c. The design calls for hole (vent or drain) to be tangential to pipe bore. This is hard to accomplish with the usual tolerances.
d. Hole size is small, so the orifice coefficient is that of a thick plate orifice, not a thin plate. Correction for additional hole area is poorly proven (and size can change with time).
Some recent experimental work is being undertaken at UK NEL. See “Improvements in the Measurement of Gas Flows with Entrained Liquids Using Orifice Meters.”
Ian H. Gibson
A: I would mention that the vent hole is used in horizontal lines only, and it shall be tangent to the upper part of the pipe. I think that in addition to vent application, it is worthwhile to mention the drain function in wet gas service, to avoid build up of liquid upstream of the orifice plate still in horizontal lines. In this case the drain hole shall be tangent to the lower part of the pipe.
Q: Our Soviet-era buildings have been thrown together without any consideration for energy conservation. In their “Leningrad design,” the apartments have no thermostats, and in some buildings, even the radiators are piped in series, so the first apartment is overheated and the last gets practically no heat at all.
The heat source is hot water generated by burning natural gas and pumped from a district heating plant. We are in the process of improving the controls of these buildings. Can you provide advice on how we should do this?
A: In my book Post-Oil Energy Technology, I described how the energy consumption of buildings can be minimized (often cut in half). These strategies include making the buildings self-heating, eliminating chimney effects and optimizing district heating plant controls.
In optimizing district power plant, the first step is to take advantage of waste or free energy sources (incinerator, cogeneration, industrial waste heat, geothermal, solar) to minimize the use of “pay heat” as you generate the 200 °F hot water supply for the district.
To minimize the cost of pumping, variable-speed pumping stations should be used, and their pumping rate should be modulated to keep the differential pressure between the supply and return headers constant.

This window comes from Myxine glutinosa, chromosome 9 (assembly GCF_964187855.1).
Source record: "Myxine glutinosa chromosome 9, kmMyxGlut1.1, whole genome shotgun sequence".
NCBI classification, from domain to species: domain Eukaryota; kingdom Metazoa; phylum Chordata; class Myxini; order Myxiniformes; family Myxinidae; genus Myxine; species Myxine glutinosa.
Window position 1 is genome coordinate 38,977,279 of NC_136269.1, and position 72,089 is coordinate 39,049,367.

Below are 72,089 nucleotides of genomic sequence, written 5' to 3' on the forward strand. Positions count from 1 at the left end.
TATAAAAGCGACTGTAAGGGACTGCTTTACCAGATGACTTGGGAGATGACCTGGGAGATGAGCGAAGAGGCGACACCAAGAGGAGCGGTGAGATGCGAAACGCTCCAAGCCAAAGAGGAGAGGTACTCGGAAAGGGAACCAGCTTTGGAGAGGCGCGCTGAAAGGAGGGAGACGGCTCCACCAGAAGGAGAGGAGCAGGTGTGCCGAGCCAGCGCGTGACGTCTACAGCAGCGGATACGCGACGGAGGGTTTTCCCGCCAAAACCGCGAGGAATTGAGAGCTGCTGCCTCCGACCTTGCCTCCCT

In the individual buildings, you should provide a heat exchanger in which the 200 °F hot water received from the district keeps the “secondary” hot water (SHW) in the building at about 180 °F. The SHW system should be provided with its own storage tank and with a variable-speed pumping station to keep the pressure difference between the SHW supply and return headers in the building constant.
In the individual apartments, you should use “hydronic fan convectors” and should provide on-off controls for both the radiator fan and the solenoid on the SHW supply (wired or unwired). Naturally, you should install a temperature sensor in each room, which can also be wireless (http://www1.eere.energy.gov/femp/pdfs/tir_wirelesstempsensors.pdf).
If you want to use state-of-the-art controls, each apartment could be provided with a central comfort control (CCC) unit that contains all the comfort-related information and setpoints, which are also accessible by both telephone and through the Internet. This intelligent thermostat measures the temperature in each room and keeps it on its individual setpoints by leaving the SHW solenoid and fan in their last positions if the room temperature is within 1°F of the setpoint. If the temperature drops to the lower limit, the fan starts and the SHW solenoid opens. One the other hand, if the temperature reaches the upper limit, both close.
The room temperature set points can be programmed (locally or remotely) according to occupant’s preference, time of day, day of week, occupation, etc. In addition, the CCC could also keep records of the actual conditions in each room, the rate of instantaneous heat flow into the apartment (SHW flow times the temperature difference between supply and return) and the total heat consumed per day, week, month, etc.